Carolingian


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Related to Carolingian: Carolingian architecture, Carolingian art

Car·o·lin·gian

 (kăr′ə-lĭn′jən, -jē-ən) also Car·lo·vin·gian (kär′lə-vĭn′jən, -jē-ən)
adj.
1. Of or relating to the Frankish dynasty that was founded by Pepin the Short in 751 and that lasted until 987 in France and 911 in Germany.
2. Of or relating to the Carolingian Renaissance.
n.
A member of the Carolingian dynasty.

[French Carolingien, alteration of Carlovingien, blend of Medieval Latin Carolus, Charles, and French Mérovingien, Merovingian.]

Carolingian

(ˌkærəˈlɪndʒɪən)
adj
(Historical Terms) of or relating to the Frankish dynasty founded by Pepin the Short, son of Charles Martel, which ruled in France from 751–987 ad and in Germany until 911 ad
n
(Historical Terms) a member of the dynasty of the Carolingian Franks
Also called: Carlovingian or Carolinian

Car•o•lin•gi•an

(ˌkær əˈlɪn dʒi ən)

also Carlovingian



adj.
1. of or pertaining to the Frankish dynasty that ruled, first under Pepin the Short, in France a.d. 751–987 and in Germany until a.d. 911.
2. of or pertaining to the arts, script, or culture of the Carolingian period.
n.
3. a member of the Carolingian dynasty.
[1880–85; < French]
ThesaurusAntonymsRelated WordsSynonymsLegend:
Noun1.Carolingian - a member of the Carolingian dynastyCarolingian - a member of the Carolingian dynasty
Carlovingian dynasty, Carolingian dynasty - a Frankish dynasty founded by Charlemagne's father that ruled from 751 to 987
crowned head, monarch, sovereign - a nation's ruler or head of state usually by hereditary right
Adj.1.Carolingian - of or relating to the Frankish dynasty founded by Charlemagne's father
Translations

Carolingian

[kærəˈlɪnʒɪən] ADJcarolingio
References in classic literature ?
The Eloi, like the Carolingian kings, had decayed to a mere beautiful futility.
In addition, despite the breadth of the title, the geographical and temporal scope of the book is limited to Merovingian and Carolingian spheres.
From the humble origins of imitating the Last Supper grew the sumptuous liturgies of Syria, Alexandria, Constantinople, Gaul, and Spain, until it finally blossomed in the Carolingian period under the direction of Amalarius of Metz.
Challenging received ideas about the incompetence of Frankish responses to Byzantine image theory, the book skillfully explores Carolingian discourses about images in relation to Byzantine and papal positions in the eighth and ninth centuries.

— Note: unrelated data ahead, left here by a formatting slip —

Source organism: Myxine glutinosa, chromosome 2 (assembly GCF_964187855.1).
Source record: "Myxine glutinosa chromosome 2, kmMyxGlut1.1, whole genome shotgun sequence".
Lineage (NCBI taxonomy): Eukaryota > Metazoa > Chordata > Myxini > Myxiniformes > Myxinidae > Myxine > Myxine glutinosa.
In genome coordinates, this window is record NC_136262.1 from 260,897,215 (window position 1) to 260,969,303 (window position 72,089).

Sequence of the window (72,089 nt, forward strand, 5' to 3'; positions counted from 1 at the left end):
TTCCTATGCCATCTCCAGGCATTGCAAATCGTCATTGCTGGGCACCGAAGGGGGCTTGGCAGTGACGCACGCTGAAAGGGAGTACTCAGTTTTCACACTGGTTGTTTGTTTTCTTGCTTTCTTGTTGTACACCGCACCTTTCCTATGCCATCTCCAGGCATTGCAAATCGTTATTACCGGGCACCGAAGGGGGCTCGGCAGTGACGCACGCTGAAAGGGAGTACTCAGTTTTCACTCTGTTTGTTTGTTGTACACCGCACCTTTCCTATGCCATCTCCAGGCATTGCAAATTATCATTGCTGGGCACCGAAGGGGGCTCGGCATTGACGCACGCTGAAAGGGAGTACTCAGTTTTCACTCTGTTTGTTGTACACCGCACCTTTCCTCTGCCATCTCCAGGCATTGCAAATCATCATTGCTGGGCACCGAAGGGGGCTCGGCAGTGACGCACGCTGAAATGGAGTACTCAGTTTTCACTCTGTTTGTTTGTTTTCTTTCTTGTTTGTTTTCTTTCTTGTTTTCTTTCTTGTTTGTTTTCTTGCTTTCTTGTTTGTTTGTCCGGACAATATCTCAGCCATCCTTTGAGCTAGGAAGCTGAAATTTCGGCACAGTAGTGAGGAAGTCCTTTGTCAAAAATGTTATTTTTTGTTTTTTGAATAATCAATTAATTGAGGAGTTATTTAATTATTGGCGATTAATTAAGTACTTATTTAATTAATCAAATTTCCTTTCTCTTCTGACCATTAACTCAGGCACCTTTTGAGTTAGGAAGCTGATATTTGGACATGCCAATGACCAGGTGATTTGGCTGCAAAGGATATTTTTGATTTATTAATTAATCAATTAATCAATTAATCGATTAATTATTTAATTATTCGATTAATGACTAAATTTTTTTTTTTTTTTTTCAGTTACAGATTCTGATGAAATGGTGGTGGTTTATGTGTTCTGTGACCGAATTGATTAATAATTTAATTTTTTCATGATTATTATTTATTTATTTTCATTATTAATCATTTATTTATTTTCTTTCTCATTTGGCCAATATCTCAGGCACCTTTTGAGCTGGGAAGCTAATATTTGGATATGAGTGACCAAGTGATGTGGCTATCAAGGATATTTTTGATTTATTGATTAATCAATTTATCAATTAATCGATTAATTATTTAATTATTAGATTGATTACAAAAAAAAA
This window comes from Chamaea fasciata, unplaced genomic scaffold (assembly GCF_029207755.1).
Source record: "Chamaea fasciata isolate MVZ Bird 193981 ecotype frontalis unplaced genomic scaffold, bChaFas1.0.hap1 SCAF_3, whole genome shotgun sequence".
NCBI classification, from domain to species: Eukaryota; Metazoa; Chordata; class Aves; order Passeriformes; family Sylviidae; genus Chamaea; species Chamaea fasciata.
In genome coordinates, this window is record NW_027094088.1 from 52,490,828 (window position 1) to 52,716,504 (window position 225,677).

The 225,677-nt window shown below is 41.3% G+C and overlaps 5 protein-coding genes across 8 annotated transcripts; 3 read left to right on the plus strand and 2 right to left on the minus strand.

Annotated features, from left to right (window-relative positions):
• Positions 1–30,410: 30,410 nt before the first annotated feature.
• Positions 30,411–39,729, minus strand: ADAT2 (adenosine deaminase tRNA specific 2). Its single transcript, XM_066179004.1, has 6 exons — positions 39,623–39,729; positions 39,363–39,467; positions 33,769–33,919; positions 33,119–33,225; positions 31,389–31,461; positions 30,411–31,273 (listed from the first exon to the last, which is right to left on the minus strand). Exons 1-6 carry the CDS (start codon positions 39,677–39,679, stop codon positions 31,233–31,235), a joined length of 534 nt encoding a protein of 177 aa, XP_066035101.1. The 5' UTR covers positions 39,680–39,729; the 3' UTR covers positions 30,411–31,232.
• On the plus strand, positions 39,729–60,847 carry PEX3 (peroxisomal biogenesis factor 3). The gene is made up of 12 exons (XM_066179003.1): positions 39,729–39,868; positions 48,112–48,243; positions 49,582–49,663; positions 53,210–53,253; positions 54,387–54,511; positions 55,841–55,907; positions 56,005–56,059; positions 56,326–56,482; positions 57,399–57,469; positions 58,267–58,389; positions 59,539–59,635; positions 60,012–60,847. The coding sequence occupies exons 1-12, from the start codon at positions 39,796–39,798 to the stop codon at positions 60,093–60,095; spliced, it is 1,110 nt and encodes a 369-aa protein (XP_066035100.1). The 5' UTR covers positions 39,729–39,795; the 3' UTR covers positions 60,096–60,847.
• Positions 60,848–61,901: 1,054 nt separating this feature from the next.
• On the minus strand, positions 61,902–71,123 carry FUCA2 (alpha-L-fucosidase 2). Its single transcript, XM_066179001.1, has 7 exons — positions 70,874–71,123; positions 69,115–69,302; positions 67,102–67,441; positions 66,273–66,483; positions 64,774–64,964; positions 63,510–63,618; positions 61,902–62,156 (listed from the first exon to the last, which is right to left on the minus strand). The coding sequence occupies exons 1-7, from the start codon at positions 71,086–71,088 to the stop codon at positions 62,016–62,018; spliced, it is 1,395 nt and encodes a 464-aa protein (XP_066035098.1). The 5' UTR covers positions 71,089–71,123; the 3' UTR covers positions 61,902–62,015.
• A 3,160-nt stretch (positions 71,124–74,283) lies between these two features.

The ninth century, a time of cultural renewal in the Carolingian, Byzantine and Abbasid empires, possesses the remarkable characteristic which ensures commensurability that the same texts, namely the writings of Aristotelian logic (mainly Porphyry s Isagoge and Aristotle s Categories) were read and commented upon in Latin, Greek, Syriac and Arabic alike.
Peattie's "Beneventan Music and Gregorian Modality," in which the author articulates the entanglement arising from die confrontation of two disparate traditions, the Beneventan and the Gregorian, where the latter was supposed to supplant the former through Carolingian reform.
As a result I can trace my descent to Charlemagne and the Carolingian kings, not to forget two saints, Ferdinando el Santo, king of Castile and St Arnulf of Metz
210), but significantly serviced the launch of the Carolingian revolution.
com)-- Acacia Oak, the author of "Warrior, Lover, King: Book 1: The Carolingian Chronicles" (ISBN 978-0984276813), recounts in her latest book the tale of the eighth-century king Charlemagne.
Unesco has so far added 13 new sites to the World Heritage List, including Historic Jeddah, the Gate to Makkah in Saudi Arabia, the Erbil Citadel in Iraq, the Carolingian Westwork and Civitas Corvey in Germany, Palestine: Land of Olives and Vines -- Cultural Landscape of Southern Jerusalem in Battir and Van Nellefabriek in the Netherlands.
Characteristically, the Carolingian manuscripts were highly sophisticated with regard to layout.
VISIT Sarlat is a medieval town that developed around a large Benedictine abbey of Carolingian origin.